Golden Horde

Golden Horde
the army of Mongol Tartars that overran eastern Europe in the 13th century, established a khanate in Russia, and maintained suzerainty there until the 15th century.

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Russian designation for the western part of the Mongol empire.

The Golden Horde flourished from the mid-13th century to the end of the 14th century. The name is traditionally said to derive from the golden tent of Batu, a grandson of Genghis Khan, who expanded the domain of the Golden Horde in a series of brilliant campaigns that included the sacking and burning of Kiev in 1240. At its peak, its territory included most of European Russia. The outbreak of the Black Death in 1346 marked the beginning of its disintegration; in the 15th century it broke into several smaller khanates.

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▪ ancient division, Mongol Empire
also called  Kipchak Khanate 

      Russian designation for the Ulus Juchi, the western part of the Mongol Empire, which flourished from the mid-13th century to the end of the 14th century. The people of the Golden Horde were a mixture of Turks and Mongols, with the latter generally constituting the aristocracy.

      The ill-defined western portion of the empire of Genghis Khan formed the territorial endowment of his oldest son, Juchi. Juchi predeceased his father in 1227, but his son Batu (q.v.) expanded their domain in a series of brilliant campaigns that included the sacking and burning of the city of Kiev in 1240. At its peak the Golden Horde's territory included most of European Russia from the Urals to the Carpathian Mountains, extending east deep into Siberia. On the south the Horde's lands bordered on the Black Sea, the Caucasus Mountains, and the Iranian territories of the Mongol dynasty known as the Il-Khans.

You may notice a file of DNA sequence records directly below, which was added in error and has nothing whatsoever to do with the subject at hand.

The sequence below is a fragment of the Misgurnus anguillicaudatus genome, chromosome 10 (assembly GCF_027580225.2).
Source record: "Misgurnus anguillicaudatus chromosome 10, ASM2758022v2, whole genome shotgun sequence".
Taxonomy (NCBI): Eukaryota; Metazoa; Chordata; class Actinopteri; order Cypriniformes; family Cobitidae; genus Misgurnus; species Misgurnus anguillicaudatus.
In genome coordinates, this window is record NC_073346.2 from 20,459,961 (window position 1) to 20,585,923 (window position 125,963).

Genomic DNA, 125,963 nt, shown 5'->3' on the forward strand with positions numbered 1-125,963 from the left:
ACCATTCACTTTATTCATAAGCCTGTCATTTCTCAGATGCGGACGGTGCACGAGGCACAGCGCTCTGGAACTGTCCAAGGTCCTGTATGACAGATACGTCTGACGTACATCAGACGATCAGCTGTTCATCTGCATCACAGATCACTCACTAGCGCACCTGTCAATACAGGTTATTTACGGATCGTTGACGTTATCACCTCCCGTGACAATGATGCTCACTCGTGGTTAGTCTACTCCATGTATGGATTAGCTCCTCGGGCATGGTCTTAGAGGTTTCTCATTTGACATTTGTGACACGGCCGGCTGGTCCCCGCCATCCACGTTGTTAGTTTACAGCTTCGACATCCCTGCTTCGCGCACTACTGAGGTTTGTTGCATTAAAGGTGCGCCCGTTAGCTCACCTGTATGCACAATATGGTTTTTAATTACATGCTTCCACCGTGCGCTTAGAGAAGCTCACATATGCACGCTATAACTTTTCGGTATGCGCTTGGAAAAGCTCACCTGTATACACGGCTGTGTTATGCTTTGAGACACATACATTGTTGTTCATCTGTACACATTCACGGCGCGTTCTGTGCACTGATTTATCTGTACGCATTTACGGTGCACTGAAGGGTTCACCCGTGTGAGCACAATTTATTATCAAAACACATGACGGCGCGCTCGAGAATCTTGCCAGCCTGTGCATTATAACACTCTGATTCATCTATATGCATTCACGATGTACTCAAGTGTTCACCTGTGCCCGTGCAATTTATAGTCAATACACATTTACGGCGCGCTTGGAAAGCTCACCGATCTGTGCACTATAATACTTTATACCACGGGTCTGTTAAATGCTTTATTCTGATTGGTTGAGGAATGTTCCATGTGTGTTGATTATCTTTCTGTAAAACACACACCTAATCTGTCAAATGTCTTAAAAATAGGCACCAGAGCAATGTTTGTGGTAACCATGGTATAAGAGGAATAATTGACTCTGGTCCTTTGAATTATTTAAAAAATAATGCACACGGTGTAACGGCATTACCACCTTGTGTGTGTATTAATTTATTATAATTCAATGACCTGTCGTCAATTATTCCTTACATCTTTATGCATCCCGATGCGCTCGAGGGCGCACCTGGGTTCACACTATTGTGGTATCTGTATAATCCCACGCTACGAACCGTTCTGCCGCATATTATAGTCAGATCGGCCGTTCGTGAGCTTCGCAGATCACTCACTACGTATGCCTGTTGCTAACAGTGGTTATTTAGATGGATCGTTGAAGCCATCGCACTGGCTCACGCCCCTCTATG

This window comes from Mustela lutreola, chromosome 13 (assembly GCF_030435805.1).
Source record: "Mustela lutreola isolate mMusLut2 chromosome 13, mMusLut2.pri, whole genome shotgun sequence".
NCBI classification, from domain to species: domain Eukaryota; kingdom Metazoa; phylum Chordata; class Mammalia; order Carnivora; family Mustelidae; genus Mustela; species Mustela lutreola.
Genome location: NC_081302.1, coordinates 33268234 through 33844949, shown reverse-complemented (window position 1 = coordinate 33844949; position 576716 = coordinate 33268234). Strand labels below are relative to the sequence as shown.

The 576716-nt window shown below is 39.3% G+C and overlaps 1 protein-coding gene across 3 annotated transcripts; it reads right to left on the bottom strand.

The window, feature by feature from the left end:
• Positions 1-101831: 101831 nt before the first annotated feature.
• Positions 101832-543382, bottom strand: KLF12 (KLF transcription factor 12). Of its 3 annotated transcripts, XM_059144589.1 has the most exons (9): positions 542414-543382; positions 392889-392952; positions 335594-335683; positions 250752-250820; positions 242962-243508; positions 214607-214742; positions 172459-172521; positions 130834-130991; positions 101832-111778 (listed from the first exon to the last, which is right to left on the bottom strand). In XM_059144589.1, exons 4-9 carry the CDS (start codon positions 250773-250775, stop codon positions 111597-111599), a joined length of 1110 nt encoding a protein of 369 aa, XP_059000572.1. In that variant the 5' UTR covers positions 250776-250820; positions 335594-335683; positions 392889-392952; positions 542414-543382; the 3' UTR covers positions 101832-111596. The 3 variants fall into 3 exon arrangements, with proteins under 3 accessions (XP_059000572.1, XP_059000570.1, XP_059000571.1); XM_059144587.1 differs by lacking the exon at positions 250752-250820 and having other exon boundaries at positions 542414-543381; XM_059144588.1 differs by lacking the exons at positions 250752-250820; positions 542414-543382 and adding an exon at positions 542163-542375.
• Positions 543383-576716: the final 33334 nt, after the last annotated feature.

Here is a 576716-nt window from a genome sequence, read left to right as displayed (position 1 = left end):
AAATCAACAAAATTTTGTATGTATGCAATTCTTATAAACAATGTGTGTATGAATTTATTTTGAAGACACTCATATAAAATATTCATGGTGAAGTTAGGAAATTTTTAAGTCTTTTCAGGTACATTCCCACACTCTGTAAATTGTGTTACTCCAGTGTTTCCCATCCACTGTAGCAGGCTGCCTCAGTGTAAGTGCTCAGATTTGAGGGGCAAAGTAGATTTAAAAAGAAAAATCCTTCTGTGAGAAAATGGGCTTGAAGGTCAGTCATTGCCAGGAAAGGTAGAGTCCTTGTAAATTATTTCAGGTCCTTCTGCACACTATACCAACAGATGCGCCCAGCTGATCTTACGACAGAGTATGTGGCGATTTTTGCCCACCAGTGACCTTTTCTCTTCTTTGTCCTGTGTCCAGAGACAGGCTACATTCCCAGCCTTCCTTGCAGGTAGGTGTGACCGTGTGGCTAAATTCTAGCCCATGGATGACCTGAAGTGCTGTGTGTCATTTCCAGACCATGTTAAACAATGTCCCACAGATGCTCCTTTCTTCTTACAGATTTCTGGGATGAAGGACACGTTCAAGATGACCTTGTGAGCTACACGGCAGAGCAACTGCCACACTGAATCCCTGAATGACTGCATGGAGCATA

Batu founded his capital, Sarai Batu, on the lower stretch of the Volga River. The capital was later moved upstream to Sarai Berke, which at its peak held perhaps 600,000 inhabitants. The Horde was gradually Turkified and Islāmized, especially under their greatest khan, Öz Beg (1313–41). The Turkic tribes concentrated on animal husbandry in the steppes, while their subject peoples, Russians, Mordvinians, Greeks, Georgians, and Armenians, contributed tribute. The Russian princes, particularly those of Muscovy, soon obtained responsibility for collecting the Russian tribute. The Horde carried on an extensive trade with Mediterranean peoples, particularly their allies in Mamlūk Egypt and the Genoese.

      The Black Death, which struck in 1346–47, and the murder of Öz Beg's successor marked the beginning of the Golden Horde's decline and disintegration. The Russian princes won a signal victory over the Horde general Mamai at the Battle of Kulikovo (q.v.) in 1380. Mamai's successor and rival, Tokhtamysh, sacked and burned Moscow in retaliation in 1382 and reestablished the Horde's dominion over the Russians. Tokhtamysh had his own power broken, however, by his former ally Timur, who invaded the Horde's territory in 1395, destroyed Sarai Berke, and deported most of the region's skilled craftsmen to Central Asia, thus depriving the Horde of its technological edge over resurgent Muscovy.

      In the 15th century the Horde disintegrated into several smaller khanates, the most important being those of the Crimea, Astrakhan, and Kazan. The last surviving remnant of the Golden Horde was destroyed by the Crimean Khan in 1502.

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Universalium. 2010.

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  • Golden Horde — n. [from the splendors of their leader s camp] the Mongol armies that invaded Europe in 1237 and, under the Khans, ruled Russia for two centuries …   English World dictionary

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  • Golden Horde — Gold′en Horde′ n. why the army of Mongols that overran E Europe in the 13th century and maintained suzerainty in Russia until the 15th century …   From formal English to slang

  • Golden Horde — noun a Mongolian army that swept over eastern Europe in the 13th century • Hypernyms: ↑horde …   Useful english dictionary

  • Golden Horde — I. noun Date: 1863 a body of Mongols that overran eastern Europe in the 13th century and dominated Russia until 1486 II. geographical name region comprising most of what is now Russia in Europe; formed W part of Mongol Empire from mid 13th to end …   New Collegiate Dictionary

  • Golden Horde — noun The Mongol invaders who invaded Europe in the 13th Century (1237) and were eventually stopped by Tamerlane in 1395 …   Wiktionary

  • Golden Horde —    See Mongols …   Historical dictionary of Byzantium

  • Golden Horde — /goʊldən ˈhɔd/ (say gohlduhn hawd) noun the army of Mongol Tartars that overran Eastern Europe in the 13th century …  

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